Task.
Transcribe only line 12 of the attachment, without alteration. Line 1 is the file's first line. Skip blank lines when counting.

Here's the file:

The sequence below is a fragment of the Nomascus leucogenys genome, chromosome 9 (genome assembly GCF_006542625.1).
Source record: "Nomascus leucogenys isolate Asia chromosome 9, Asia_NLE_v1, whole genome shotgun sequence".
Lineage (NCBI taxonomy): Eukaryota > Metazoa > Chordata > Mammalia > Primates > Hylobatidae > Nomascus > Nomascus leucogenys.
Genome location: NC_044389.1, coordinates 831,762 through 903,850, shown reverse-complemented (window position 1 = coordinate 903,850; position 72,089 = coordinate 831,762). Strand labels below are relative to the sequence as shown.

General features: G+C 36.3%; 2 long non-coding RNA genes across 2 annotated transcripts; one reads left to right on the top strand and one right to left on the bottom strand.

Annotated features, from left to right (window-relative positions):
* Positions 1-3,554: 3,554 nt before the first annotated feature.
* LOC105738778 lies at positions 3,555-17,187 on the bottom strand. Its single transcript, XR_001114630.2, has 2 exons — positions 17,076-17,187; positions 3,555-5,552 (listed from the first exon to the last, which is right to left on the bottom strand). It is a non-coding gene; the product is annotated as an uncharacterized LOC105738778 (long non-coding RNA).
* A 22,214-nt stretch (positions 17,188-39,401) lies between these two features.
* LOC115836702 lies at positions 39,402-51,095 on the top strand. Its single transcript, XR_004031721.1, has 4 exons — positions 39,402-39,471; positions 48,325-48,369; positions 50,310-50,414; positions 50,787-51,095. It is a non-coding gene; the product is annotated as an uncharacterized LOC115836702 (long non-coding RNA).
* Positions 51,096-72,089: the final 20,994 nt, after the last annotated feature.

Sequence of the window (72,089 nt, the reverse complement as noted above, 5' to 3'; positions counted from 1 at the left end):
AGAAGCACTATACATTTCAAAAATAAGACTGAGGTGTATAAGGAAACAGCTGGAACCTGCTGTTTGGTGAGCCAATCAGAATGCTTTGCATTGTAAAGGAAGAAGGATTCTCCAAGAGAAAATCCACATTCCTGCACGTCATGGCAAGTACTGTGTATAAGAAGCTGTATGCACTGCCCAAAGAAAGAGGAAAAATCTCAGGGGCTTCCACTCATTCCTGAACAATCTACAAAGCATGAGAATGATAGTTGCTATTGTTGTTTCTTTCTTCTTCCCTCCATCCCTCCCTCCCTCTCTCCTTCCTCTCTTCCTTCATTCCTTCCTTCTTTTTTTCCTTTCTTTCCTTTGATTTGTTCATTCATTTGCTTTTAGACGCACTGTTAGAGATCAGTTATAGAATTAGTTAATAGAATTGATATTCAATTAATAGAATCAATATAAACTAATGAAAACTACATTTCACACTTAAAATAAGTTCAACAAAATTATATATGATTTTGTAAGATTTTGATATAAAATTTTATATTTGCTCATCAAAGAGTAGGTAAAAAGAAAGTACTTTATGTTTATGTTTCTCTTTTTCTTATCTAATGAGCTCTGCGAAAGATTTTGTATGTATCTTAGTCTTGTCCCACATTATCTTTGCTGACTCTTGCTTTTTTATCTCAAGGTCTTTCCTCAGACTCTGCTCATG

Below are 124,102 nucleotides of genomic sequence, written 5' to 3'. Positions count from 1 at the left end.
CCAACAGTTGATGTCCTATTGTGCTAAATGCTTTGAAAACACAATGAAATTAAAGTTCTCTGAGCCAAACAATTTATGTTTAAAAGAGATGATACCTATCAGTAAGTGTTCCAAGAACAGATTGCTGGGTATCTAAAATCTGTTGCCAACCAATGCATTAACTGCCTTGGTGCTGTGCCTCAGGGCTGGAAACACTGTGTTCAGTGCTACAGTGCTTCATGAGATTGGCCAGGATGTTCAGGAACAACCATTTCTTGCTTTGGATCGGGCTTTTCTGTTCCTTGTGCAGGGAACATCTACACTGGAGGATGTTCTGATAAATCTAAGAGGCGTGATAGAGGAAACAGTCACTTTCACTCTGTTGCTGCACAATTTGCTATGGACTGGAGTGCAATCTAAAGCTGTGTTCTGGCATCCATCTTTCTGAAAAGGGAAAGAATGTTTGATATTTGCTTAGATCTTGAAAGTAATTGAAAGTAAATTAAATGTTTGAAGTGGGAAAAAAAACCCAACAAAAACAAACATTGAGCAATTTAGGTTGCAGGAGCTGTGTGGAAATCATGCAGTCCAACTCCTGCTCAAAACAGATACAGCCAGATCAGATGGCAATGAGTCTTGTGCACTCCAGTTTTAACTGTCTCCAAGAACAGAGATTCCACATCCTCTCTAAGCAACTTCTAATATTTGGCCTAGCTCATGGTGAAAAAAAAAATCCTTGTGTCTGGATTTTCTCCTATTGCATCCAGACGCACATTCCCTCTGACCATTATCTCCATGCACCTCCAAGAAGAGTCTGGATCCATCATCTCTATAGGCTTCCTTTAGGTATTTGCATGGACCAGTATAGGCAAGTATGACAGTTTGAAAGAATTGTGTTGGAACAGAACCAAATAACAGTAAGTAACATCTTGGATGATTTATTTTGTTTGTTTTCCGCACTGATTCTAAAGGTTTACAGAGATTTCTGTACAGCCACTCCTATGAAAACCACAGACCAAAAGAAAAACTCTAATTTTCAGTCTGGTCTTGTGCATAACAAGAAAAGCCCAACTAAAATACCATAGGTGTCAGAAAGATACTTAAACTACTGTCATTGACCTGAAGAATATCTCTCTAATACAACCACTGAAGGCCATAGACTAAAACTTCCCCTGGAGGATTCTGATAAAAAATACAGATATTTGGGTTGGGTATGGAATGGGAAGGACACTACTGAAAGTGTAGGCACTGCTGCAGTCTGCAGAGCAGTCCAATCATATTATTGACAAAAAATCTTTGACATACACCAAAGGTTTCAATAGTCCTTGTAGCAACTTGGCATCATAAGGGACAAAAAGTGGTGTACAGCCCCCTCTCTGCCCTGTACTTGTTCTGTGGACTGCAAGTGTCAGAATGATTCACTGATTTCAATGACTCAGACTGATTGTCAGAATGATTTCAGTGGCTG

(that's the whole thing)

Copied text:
Sequence of the window (72,089 nt, the reverse complement as noted above, 5' to 3'; positions counted from 1 at the left end):